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Battle Drill Resources

Center for Army Lessons Learned

Main idea of the Web site.
This site is maintained by the Center for Army Lessons Learned (CALL) at Fort Leavenworth, Kansas. CALL is the Army’s foremost authority on lessons learned, so this site offers the best convoy operations lessons learned on the continually changing battlefield.

Login.
Go to http://call.army.mil and click on “DoD Users Login Here” on the upper left-hand column of the window. Then log in by one of four ways: “AKO [Army Knowledge Online] LOGIN,” “Login using my CAC [Common Access Card],” “DEERS [Defense Enrollment Eligibility Reporting System] LOGIN,” or “CALL SUPPLIED LOGIN.”

Basic information available.

  • “Warfighting” contains information from the front, including after-action reports and information on such subjects as improvised explosive devices (IEDs), urban operations, and cultural awareness.
  • “Training for War” provides information on training and mission readiness, including combat training packages; mobile training teams; the Officer and Noncommissioned Officer (NCO) Education Systems; tactics, techniques, and procedures (TTP); and training videos.
  • “Transformation” includes links to Army Transformation, Modular Force, and Stryker Brigade Combat Team sites.
  • “New Stuff at CALL” has a chronological list of new items on the CALL Web site.
  • “CALL Products” offers handbooks, newsletters, initial impressions reports (IIRs), and other products produced by CALL.
  • “Focus Areas” contains information sorted by battlefield operating system, region, conflict, or deployment. It also offers documents and training packages from sources other than CALL.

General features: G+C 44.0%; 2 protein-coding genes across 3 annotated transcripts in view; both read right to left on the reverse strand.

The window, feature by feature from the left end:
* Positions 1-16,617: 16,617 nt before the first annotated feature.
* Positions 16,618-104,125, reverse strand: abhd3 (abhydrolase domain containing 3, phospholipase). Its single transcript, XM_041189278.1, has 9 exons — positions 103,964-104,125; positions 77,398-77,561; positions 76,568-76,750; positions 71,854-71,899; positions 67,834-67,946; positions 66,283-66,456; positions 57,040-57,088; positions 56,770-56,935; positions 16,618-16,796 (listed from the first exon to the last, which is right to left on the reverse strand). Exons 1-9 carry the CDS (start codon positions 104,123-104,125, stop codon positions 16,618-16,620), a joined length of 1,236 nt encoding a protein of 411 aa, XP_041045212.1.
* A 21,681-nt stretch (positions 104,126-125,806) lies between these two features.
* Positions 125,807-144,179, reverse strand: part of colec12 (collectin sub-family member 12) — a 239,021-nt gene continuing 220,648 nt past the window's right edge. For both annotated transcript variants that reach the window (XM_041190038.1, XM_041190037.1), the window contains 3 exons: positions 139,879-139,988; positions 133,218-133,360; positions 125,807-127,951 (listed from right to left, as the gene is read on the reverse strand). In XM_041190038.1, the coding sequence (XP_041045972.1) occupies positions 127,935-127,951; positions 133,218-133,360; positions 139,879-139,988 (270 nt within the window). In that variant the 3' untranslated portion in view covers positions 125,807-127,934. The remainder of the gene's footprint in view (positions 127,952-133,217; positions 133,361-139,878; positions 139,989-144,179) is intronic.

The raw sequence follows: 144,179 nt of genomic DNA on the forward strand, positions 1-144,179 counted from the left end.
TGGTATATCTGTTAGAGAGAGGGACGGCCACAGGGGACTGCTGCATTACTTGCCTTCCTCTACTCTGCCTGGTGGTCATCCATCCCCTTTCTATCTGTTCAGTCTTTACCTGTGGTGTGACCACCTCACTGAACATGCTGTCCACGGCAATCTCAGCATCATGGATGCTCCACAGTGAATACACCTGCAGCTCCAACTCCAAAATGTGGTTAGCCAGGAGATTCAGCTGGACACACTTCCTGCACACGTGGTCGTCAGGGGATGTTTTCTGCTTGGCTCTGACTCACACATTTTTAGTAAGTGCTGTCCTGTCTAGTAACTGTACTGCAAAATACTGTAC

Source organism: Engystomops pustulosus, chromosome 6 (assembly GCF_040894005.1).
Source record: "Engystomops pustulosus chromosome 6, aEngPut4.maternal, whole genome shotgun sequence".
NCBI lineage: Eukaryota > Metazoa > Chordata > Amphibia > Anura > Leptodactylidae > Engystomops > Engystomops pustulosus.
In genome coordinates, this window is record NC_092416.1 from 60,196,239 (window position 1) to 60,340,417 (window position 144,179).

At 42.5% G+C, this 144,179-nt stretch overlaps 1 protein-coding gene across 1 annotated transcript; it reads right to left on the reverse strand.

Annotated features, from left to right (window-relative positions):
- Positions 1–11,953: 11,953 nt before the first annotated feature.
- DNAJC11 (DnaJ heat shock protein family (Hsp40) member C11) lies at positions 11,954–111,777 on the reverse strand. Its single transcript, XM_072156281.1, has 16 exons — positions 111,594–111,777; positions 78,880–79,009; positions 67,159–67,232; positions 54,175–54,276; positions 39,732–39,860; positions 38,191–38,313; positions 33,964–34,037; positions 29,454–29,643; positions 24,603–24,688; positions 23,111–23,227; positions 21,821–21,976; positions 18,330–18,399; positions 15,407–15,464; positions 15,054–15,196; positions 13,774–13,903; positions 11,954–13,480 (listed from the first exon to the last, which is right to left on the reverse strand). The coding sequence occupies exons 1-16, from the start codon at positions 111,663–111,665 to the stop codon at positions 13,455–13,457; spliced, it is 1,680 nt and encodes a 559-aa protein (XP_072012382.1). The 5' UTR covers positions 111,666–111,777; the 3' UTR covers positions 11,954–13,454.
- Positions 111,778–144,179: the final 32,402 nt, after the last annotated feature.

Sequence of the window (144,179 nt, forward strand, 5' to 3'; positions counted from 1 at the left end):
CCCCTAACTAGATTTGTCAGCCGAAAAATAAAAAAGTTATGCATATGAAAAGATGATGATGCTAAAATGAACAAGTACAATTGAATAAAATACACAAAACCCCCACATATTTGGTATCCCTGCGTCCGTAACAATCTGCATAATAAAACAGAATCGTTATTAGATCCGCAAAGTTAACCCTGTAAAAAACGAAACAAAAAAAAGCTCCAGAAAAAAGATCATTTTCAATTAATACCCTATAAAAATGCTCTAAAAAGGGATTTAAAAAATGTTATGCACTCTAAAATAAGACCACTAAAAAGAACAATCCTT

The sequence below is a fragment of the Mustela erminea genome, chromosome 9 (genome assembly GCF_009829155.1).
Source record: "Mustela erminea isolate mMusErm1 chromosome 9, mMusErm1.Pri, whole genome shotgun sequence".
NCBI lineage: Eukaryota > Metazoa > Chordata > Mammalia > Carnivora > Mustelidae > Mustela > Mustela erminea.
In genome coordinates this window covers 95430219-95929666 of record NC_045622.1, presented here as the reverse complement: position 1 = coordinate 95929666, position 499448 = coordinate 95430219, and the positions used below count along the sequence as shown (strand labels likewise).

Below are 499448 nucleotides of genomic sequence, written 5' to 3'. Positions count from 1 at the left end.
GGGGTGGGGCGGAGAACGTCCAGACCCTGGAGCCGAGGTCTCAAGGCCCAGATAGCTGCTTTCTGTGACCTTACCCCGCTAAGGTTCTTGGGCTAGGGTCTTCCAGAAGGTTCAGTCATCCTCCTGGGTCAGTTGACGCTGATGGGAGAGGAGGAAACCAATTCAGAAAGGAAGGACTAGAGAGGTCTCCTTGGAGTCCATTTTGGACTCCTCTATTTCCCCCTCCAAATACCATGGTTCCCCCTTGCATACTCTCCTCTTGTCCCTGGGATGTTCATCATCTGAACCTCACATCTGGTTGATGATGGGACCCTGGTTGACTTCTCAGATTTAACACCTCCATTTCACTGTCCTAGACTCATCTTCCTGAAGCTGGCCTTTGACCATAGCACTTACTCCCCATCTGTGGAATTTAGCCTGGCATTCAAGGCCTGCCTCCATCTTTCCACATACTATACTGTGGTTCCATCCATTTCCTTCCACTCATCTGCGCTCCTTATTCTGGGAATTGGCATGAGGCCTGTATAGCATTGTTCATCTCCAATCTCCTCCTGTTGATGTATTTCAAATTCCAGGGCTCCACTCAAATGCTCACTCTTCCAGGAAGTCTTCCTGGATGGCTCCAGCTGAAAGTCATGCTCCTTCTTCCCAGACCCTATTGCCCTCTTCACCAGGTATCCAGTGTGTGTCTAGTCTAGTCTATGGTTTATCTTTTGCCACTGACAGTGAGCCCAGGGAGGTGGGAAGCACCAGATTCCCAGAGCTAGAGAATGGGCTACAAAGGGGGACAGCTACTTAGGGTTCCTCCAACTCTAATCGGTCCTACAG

Currency of information.
The CALL Web site has no designated timeframe for updating or posting items. Basically, when an item is approved and formatted, it is posted. This ensures that the CALL Web site has the most recent data at any given time.

Completeness of information.
Besides unit-specific SIPRNet (Secure Internet Protocol Router Network) sites, this is the most comprehensive Web site available to those of all ranks, as long as they have a Department of Defense login. CALL has a SIPRNet access at http://call.army.smil.mil. It mirrors the NIPRNet (Unclassified but Sensitive Internet Protocol Router Network) restricted site by offering all documents, plus a SIPRNet search capability and links to various other sites.

User-friendliness.
First-time users will have to spend some time to get acquainted with the Web site. The site offers a lot of information, and you may be confused if you do not know exactly what you are looking for.

Useful links.
Under “CALL Resources,” which is found on the far left-hand corner of every CALL window, you can click “Links” to go to several hundred links, including links to schools and training centers, news services, and rear detachment operations sites.

Relevance.
You can search this site for days and then find newer information the very next day. Since this is an Army Web site, much more is available than convoy operations, and sifting through the extraneous information can be time-consuming.

Best feature.
By far, this site’s best feature is having all lessons learned for every facet of Army operations in one place.

Most challenging feature.
Navigating through all of the available information to find information on convoy operations is difficult. The simplest way to start researching is to click on the “Warfighting” link, then the “Operation Iraqi Freedom (OIF)” link, then conduct a keyword search in the search window for “convoy operations.”

Army Training and Doctrine Digital Library

Main idea of the Web site.
This site is operated by the Army Training Support Center at Fort Eustis, Virginia. It provides access to a wide array of Army documents.